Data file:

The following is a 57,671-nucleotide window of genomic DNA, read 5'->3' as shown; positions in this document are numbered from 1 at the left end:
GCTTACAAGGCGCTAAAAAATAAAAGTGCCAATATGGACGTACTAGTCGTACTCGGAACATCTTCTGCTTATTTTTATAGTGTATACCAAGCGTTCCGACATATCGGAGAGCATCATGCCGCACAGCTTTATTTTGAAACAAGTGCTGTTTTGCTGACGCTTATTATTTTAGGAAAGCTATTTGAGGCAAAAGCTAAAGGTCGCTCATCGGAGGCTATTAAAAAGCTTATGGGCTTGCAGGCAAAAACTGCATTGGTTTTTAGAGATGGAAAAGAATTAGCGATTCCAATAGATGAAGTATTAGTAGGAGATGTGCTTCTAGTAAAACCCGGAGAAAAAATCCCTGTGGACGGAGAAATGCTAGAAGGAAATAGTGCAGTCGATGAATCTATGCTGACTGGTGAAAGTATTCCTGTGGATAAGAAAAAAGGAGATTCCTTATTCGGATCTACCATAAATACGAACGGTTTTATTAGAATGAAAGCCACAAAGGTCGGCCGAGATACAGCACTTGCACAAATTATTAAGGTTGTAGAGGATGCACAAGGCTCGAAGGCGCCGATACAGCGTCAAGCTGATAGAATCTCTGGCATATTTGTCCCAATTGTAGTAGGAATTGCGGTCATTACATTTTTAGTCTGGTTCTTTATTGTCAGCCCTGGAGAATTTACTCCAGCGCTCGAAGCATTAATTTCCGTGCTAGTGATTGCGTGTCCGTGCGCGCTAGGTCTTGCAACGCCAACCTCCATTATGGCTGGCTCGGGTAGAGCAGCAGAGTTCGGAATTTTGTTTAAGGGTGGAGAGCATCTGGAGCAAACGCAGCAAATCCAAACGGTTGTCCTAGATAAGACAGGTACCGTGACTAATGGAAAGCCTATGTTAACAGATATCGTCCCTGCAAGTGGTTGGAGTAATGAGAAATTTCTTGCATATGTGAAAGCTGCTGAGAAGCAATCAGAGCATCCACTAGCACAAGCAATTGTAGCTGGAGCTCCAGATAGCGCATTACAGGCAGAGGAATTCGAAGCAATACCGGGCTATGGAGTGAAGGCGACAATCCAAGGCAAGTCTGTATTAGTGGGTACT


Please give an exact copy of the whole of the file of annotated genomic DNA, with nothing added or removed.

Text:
The following is a 57,671-nucleotide window of genomic DNA, read 5'->3' as shown; positions in this document are numbered from 1 at the left end:
GCTTACAAGGCGCTAAAAAATAAAAGTGCCAATATGGACGTACTAGTCGTACTCGGAACATCTTCTGCTTATTTTTATAGTGTATACCAAGCGTTCCGACATATCGGAGAGCATCATGCCGCACAGCTTTATTTTGAAACAAGTGCTGTTTTGCTGACGCTTATTATTTTAGGAAAGCTATTTGAGGCAAAAGCTAAAGGTCGCTCATCGGAGGCTATTAAAAAGCTTATGGGCTTGCAGGCAAAAACTGCATTGGTTTTTAGAGATGGAAAAGAATTAGCGATTCCAATAGATGAAGTATTAGTAGGAGATGTGCTTCTAGTAAAACCCGGAGAAAAAATCCCTGTGGACGGAGAAATGCTAGAAGGAAATAGTGCAGTCGATGAATCTATGCTGACTGGTGAAAGTATTCCTGTGGATAAGAAAAAAGGAGATTCCTTATTCGGATCTACCATAAATACGAACGGTTTTATTAGAATGAAAGCCACAAAGGTCGGCCGAGATACAGCACTTGCACAAATTATTAAGGTTGTAGAGGATGCACAAGGCTCGAAGGCGCCGATACAGCGTCAAGCTGATAGAATCTCTGGCATATTTGTCCCAATTGTAGTAGGAATTGCGGTCATTACATTTTTAGTCTGGTTCTTTATTGTCAGCCCTGGAGAATTTACTCCAGCGCTCGAAGCATTAATTTCCGTGCTAGTGATTGCGTGTCCGTGCGCGCTAGGTCTTGCAACGCCAACCTCCATTATGGCTGGCTCGGGTAGAGCAGCAGAGTTCGGAATTTTGTTTAAGGGTGGAGAGCATCTGGAGCAAACGCAGCAAATCCAAACGGTTGTCCTAGATAAGACAGGTACCGTGACTAATGGAAAGCCTATGTTAACAGATATCGTCCCTGCAAGTGGTTGGAGTAATGAGAAATTTCTTGCATATGTGAAAGCTGCTGAGAAGCAATCAGAGCATCCACTAGCACAAGCAATTGTAGCTGGAGCTCCAGATAGCGCATTACAGGCAGAGGAATTCGAAGCAATACCGGGCTATGGAGTGAAGGCGACAATCCAAGGCAAGTCTGTATTAGTGGGTACT